“The Vatican is no different from the Kremlin,” Küng said. “Just as Putin as a secret service agent became the head of Russia, so Ratzinger, as head of the Catholic church’s secret services, became head of the Vatican. He has never apologised for the fact that many cases of abuse were sealed under the secretum pontificium (papal secrecy), or acknowledged that this is a disaster for the Catholic church.” Küng described a process of “Putinisation” that has taken place at the Vatican. …
Far from putting the brakes on his prolific theological output, Küng has recently distilled the ideas of Weltethos – which seeks to create a global code of behaviour, or a globalisation of ethics – into a capricious musical libretto. Mixing narrative with excerpts from the teachings of Confucianism, Hinduism, Buddhism, Judaism, Islam and Christianity, Küng’s writings have been incorporated into a major symphonic work by the British composer Jonathan Harvey that will have its London premiere on Sunday at the Southbank Centre.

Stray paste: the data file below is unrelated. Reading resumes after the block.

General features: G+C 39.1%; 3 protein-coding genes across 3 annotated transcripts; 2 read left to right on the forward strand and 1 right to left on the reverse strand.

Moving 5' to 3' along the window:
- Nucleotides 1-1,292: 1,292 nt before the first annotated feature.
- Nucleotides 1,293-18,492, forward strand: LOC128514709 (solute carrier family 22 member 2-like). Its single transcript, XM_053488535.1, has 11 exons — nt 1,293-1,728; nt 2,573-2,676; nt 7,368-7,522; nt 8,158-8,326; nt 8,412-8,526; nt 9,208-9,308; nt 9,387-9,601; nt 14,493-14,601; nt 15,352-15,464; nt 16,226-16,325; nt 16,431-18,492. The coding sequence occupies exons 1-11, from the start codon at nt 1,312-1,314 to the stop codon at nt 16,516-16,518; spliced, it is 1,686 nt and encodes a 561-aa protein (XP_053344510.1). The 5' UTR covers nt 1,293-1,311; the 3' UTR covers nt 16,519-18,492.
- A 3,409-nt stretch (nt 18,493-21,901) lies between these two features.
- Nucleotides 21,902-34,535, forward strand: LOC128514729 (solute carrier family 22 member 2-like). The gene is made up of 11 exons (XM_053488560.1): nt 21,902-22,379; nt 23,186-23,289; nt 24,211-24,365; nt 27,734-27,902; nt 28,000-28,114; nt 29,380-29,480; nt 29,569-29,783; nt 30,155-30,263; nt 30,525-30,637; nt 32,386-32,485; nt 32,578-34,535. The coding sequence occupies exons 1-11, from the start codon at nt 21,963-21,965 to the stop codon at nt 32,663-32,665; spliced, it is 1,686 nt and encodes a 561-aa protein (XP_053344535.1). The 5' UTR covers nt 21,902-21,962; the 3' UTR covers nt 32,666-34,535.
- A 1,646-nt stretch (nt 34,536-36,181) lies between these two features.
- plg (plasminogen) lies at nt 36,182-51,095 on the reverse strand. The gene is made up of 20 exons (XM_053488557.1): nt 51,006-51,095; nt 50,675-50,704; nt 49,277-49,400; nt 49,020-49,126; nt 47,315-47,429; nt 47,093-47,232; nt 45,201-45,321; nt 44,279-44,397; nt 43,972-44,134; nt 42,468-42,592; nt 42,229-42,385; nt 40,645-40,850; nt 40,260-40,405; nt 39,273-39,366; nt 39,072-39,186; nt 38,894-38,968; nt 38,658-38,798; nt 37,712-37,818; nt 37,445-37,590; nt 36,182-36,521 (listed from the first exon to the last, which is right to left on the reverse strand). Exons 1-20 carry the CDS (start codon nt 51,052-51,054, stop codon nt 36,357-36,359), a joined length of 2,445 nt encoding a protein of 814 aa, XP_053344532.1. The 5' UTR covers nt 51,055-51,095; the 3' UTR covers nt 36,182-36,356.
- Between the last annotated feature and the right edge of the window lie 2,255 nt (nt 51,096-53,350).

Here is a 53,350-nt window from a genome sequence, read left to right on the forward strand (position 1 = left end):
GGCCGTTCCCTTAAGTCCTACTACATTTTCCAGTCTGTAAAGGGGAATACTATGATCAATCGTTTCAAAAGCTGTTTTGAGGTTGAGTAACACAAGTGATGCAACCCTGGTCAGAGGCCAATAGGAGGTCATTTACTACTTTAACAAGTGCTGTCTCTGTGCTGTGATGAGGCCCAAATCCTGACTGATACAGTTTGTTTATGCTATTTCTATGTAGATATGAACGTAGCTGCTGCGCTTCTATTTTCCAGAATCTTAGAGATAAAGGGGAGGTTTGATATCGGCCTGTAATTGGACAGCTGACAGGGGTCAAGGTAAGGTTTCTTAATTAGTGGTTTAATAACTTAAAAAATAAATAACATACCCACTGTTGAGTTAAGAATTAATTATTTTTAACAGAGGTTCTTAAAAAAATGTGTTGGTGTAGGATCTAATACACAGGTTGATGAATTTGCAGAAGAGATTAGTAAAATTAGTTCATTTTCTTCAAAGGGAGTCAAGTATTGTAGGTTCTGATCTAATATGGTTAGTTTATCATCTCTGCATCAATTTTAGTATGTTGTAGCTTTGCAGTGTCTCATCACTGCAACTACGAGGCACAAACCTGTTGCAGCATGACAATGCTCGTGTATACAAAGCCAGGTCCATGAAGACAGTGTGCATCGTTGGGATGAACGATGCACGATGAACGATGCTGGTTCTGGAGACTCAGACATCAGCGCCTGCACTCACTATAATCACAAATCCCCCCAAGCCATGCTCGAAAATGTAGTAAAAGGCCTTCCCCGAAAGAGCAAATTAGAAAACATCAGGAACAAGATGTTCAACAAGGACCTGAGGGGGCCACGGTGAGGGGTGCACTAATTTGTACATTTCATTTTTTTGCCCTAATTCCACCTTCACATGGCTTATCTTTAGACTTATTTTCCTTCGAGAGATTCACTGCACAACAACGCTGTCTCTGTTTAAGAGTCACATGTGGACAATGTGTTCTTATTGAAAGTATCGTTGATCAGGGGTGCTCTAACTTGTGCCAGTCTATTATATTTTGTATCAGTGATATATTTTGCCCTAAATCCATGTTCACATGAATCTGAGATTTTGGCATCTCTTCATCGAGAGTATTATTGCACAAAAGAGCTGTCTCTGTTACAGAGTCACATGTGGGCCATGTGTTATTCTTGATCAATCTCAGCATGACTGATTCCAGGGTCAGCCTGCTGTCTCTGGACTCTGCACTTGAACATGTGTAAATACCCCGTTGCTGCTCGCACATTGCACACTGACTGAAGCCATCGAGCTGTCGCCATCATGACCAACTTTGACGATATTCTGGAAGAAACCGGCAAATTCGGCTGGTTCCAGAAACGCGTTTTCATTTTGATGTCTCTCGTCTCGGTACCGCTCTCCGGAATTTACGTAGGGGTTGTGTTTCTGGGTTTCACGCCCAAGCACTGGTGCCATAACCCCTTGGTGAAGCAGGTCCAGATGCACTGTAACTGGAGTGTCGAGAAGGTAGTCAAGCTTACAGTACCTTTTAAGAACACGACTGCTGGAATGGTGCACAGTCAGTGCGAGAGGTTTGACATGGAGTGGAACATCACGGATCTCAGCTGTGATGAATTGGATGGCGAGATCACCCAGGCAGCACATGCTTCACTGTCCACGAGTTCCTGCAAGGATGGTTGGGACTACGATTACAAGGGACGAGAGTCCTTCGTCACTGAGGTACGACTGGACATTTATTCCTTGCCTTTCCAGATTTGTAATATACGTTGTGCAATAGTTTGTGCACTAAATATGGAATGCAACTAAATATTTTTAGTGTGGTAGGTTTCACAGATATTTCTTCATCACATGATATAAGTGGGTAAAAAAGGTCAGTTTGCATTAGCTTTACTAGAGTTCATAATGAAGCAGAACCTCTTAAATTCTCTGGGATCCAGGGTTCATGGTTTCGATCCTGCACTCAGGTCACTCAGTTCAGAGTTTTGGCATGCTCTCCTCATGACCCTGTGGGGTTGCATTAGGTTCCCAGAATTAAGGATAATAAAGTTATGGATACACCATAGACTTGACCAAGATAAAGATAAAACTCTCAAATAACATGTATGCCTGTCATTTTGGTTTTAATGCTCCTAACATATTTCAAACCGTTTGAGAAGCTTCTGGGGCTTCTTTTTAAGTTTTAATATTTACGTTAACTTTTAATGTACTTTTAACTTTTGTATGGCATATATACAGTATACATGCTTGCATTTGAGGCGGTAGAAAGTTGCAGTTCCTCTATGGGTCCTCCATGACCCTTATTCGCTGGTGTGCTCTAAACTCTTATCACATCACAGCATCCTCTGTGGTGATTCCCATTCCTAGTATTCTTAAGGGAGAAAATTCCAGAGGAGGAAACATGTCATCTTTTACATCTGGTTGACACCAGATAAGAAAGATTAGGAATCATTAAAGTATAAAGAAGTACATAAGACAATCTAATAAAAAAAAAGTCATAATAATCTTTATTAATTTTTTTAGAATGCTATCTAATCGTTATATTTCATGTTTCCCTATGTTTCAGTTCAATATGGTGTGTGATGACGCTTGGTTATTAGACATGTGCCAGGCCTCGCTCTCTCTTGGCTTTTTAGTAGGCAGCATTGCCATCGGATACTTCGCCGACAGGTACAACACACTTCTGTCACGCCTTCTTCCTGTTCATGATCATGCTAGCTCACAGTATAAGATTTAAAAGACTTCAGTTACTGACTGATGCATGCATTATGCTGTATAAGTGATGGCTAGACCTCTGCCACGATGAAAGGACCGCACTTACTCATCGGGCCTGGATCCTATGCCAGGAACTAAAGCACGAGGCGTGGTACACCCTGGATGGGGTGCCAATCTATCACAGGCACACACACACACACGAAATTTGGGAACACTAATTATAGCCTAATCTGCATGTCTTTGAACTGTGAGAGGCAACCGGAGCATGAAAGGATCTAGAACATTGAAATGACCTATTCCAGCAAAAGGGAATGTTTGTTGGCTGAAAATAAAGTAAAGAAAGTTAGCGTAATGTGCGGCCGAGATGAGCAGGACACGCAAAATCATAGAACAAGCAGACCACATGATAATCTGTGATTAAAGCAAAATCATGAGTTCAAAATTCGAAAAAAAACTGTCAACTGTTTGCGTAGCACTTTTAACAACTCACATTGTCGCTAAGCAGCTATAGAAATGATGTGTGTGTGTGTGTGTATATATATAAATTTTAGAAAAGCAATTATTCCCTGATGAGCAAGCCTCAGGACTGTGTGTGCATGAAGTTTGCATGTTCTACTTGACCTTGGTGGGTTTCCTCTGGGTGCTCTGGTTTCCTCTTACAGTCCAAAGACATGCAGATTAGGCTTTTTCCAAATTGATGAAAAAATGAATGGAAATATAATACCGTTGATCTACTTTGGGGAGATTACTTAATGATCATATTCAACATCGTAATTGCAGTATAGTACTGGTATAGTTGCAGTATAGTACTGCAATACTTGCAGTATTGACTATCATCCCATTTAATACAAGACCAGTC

Küng says the musical work, like the foundation, is an attempt to emphasise what the religions of the world have in common rather than what divides them.
Ah, the sweet sounds of syncretism! It’s music to mushy ears. Anyone familar with, say, Lumen Gentium, or the writings of Blessed John Paul II and Ratzinger/Benedict XVI (see Truth and Tolerance, especially), know that all highlight what religions have in common and what is distinctive and even irreconcilable about them. Why? Because truth and intellectual integrity, not to mention spiritual integrity, demand it. Christianity is not merely a belief system or a moral code, as Küng apparently believes (or is that “believes”?), but a transformative encounter with the unique person of Jesus Christ, fully God and fully man. If Jesus is not the Incarnate Word, then Christianity becomes just a moral and cultural force, then a pick-and-choose lifestyle, and then, finally, an empty afterthought of no lasting value.
Finally, there is a serious irony, or contradiction, in Küng’s perspective:
Weltethos was founded in the early 1990s as an attempt to bring the religions of the world together by emphasising what they have in common rather than what divides them. It has drawn up a code of behavioural rules that it hopes one day will be as universally acceptable as the UN.